Power to the People

Porsche is very serious about electric vehicles. Australians who saw the all-electric Mission E concept car on display in Sydney were left in no doubt that the last vehicle ever built could indeed be a Porsche sports car.

Future technology

Doubt. Fear. Anticipation. Excitement. The inevitability of electric vehicles triggers all manner of rational and irrational emotions. But in Sydney’s edgy new waterfront precinct of Barangaroo, people of all nations and ages could see and touch the future in the real-life form of the all-electric Mission E concept car. It was the most appropriate place for a tangible gaze into tomorrow. Barangaroo is a bold new public place focussed on sustainability for today and for future generations. Its commitment is to be carbon neutral and water positive, to create zero waste emissions and contribute to community well-being. A Porsche idea really.
 
In previewing the Taycan production version that will be seen on Australian roads in 2020, the unique brand pop-up display entitled ‘Future Lab’ welcomed the general public during October, immersing visitors in Porsche E-Performance technology. The star attraction was, of course, the Mission E concept, displayed alongside an early 356 Coupé to underscore Porsche’s long Australian history that began in 1951. The pop-up also engaged visitors with a series of special speaker events, free to the public, featuring Australians in the associated fields of electromobility, social trend forecasting, design and motorsport.

Ingo Appel

Ingo Appel

“The Porsche Future Lab showed Australians that the future of mobility is one step closer.”
Danielle Di-Masi

Danielle Di-Masi

“Our world is well-prepared for major technical change.”
Luc Wiesman

Luc Wiesman

“The new generations are ready for change.”

Creative minds amongst visitors to the display were also encouraged to let their imagination flow in a design corner and to share the latest Porsche-inspired designs via the hashtags #porschetracks and #porscheaustralia. “We were very excited to give Australians the first close-up look at the Mission E concept study,” said Porsche Cars Australia Director of Marketing and Motorsport, Toni Andreevski. “It surprised and delighted many people and was very well received.” Ingo Appel, the is Head of Product & Smart Mobility at Porsche Cars Australia who is tasked with overseeing the implementation of Porsche electric vehicles in Australia and associated new technologies, was one of the keynote speakers. “The Future Lab was a great opportunity for us to showcase our newest technology for the first time in the southern hemisphere,” he said. “Electric vehicles will bring massive changes to our cities, our society and our lives. But at Porsche, we are ready.”

Porsche Young Professional driver Matt Campbell lives close to the company’s Weissach Development Centre—the birthplace of all new Porsche sports cars located adjacent to the Porsche Motorsport Centre—and sees prototypes of the new Porsche Taycan pass his home every day. “The future is real,” he told the audience at Future Lab. “I see it every day and as a Porsche race-car driver and a sports car enthusiast, it looks very exciting!” Tim Washington, a leading expert, strategist and business leader in the electric vehicle industry and Chair of the Electric Vehicle Council as well as founder of both JET Charge and Chargefox, told the audience that electric vehicles would change our world for the better. Luc Wiesman, the founder of D'Marge, one of Australia’s largest and most respected men’s lifestyle websites with more than 1.5 million unique monthly readers, said the new generations of Australians were ready for change.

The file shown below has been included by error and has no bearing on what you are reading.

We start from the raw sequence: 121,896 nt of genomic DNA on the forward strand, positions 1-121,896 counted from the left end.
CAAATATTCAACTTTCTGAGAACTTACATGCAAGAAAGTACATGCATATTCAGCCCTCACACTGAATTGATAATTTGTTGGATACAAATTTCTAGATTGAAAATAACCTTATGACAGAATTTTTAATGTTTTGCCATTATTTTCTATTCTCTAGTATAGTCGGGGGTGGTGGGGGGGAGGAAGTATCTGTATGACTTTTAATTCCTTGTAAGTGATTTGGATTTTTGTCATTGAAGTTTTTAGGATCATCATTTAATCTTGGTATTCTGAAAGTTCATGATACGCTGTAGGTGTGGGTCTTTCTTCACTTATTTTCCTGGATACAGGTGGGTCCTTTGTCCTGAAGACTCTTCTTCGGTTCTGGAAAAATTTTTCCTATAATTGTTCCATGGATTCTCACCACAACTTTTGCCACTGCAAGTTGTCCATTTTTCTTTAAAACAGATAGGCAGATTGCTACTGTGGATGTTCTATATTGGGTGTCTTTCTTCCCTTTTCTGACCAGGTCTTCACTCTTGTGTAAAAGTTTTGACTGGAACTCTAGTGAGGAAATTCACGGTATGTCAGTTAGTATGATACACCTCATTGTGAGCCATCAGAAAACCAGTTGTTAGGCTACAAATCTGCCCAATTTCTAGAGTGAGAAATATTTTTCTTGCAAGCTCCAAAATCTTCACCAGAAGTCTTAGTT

“I see the future every day.” Matt Campbell

Danielle Di-Masi, an international leader in the art of seamless communications in the electronic age, specialising in integrating the latest digital innovations with how we communicate today, said new technology like the internet and mobile smart phones had prepared us well for major social change.

The future surprises:

The future surprises:

People passing Sydney's new Barangaroo Precinct were fascinated by Porsche's Mission E vision for the sports car.

A leader in electromobility

Porsche has been putting together an unprecedented future development plan: By 2022, it will have invested more than six billion euros in electromobility, focusing on both plug-in hybrids and purely electric vehicles.

The Taycan is coming in 2020

First, let’s get the name right. It’s pronounced ‘tie-carn'—roughly translated as ‘lively young horse', referencing the imagery at the heart of the Porsche crest since 1952. It will be powered by two permanently excited synchronous motors (PSM) with a system output of more than 440 kW. This prodigious output will allow it to accelerate from 0–100 km/h in well under 3.5 seconds and reach 200 km/h in less than 12 seconds, while still offering a maximum driving range of more than 500 kilometres before recharging. But above all its practicality, it will definitely be a sports car, which reflects the famous quote from the ‘father’ of the Porsche car, Ferry Porsche: “The last car ever made will be a sports car.”